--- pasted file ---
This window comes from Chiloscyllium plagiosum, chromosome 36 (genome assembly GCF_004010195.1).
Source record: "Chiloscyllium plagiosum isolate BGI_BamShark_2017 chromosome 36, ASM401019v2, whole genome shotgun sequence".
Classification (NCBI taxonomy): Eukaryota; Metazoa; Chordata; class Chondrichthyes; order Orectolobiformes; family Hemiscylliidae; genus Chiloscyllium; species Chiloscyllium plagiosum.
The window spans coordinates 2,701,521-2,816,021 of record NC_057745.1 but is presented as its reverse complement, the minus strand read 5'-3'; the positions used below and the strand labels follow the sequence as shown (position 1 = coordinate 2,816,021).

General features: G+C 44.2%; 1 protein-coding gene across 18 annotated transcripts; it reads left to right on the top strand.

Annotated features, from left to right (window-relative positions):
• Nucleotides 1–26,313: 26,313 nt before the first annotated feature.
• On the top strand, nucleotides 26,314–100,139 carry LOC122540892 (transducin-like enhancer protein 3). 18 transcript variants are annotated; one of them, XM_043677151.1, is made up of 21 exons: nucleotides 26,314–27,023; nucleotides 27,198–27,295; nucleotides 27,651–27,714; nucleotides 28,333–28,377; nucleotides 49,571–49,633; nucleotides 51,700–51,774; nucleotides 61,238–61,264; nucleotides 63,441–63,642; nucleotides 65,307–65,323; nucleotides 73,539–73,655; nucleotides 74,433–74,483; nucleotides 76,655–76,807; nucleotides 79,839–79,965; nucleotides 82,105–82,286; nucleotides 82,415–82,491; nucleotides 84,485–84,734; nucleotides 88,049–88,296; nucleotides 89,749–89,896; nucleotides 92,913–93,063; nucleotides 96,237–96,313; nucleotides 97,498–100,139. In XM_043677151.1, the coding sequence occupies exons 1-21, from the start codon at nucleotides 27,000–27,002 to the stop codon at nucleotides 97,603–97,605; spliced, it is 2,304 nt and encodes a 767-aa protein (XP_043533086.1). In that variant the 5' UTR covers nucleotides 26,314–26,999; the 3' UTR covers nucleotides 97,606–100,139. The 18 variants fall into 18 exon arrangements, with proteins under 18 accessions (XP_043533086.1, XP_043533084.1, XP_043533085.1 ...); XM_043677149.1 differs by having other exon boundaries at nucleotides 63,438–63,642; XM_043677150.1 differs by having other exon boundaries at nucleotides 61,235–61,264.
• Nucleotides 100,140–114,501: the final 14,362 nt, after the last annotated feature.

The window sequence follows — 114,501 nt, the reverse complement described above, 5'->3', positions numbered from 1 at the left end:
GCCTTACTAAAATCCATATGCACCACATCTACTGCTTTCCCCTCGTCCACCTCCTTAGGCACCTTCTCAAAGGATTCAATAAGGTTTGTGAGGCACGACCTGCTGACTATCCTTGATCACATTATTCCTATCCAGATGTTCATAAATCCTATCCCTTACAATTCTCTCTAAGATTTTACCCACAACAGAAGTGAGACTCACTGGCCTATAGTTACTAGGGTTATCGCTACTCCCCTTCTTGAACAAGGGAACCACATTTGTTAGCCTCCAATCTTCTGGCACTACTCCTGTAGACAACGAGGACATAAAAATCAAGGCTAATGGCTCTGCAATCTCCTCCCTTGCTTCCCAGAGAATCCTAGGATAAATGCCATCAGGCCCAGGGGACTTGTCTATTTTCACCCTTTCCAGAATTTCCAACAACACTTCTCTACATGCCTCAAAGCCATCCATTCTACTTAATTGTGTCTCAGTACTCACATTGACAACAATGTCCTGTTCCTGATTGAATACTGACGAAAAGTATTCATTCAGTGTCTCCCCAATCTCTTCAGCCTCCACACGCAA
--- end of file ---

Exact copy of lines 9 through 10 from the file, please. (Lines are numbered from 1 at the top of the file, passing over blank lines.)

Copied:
• Nucleotides 100,140–114,501: the final 14,362 nt, after the last annotated feature.

The window sequence follows — 114,501 nt, the reverse complement described above, 5'->3', positions numbered from 1 at the left end: